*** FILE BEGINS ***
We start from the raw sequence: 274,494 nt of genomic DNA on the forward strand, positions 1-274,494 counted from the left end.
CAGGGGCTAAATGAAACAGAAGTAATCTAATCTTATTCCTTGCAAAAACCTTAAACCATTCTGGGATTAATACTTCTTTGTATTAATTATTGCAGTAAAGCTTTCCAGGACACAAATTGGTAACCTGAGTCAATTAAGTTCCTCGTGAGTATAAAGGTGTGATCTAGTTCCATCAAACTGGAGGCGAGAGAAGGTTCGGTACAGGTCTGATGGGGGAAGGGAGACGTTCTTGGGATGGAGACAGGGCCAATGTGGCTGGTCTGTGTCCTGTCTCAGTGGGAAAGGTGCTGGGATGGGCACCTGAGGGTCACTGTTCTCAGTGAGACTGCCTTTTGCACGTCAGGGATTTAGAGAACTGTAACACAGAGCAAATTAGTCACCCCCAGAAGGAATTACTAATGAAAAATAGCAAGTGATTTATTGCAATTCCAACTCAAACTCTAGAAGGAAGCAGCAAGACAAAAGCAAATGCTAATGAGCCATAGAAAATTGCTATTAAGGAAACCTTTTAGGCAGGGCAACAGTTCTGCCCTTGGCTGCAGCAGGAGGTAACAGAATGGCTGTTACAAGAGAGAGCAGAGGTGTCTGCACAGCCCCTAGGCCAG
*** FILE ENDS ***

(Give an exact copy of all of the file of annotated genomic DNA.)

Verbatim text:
We start from the raw sequence: 274,494 nt of genomic DNA on the forward strand, positions 1-274,494 counted from the left end.
CAGGGGCTAAATGAAACAGAAGTAATCTAATCTTATTCCTTGCAAAAACCTTAAACCATTCTGGGATTAATACTTCTTTGTATTAATTATTGCAGTAAAGCTTTCCAGGACACAAATTGGTAACCTGAGTCAATTAAGTTCCTCGTGAGTATAAAGGTGTGATCTAGTTCCATCAAACTGGAGGCGAGAGAAGGTTCGGTACAGGTCTGATGGGGGAAGGGAGACGTTCTTGGGATGGAGACAGGGCCAATGTGGCTGGTCTGTGTCCTGTCTCAGTGGGAAAGGTGCTGGGATGGGCACCTGAGGGTCACTGTTCTCAGTGAGACTGCCTTTTGCACGTCAGGGATTTAGAGAACTGTAACACAGAGCAAATTAGTCACCCCCAGAAGGAATTACTAATGAAAAATAGCAAGTGATTTATTGCAATTCCAACTCAAACTCTAGAAGGAAGCAGCAAGACAAAAGCAAATGCTAATGAGCCATAGAAAATTGCTATTAAGGAAACCTTTTAGGCAGGGCAACAGTTCTGCCCTTGGCTGCAGCAGGAGGTAACAGAATGGCTGTTACAAGAGAGAGCAGAGGTGTCTGCACAGCCCCTAGGCCAG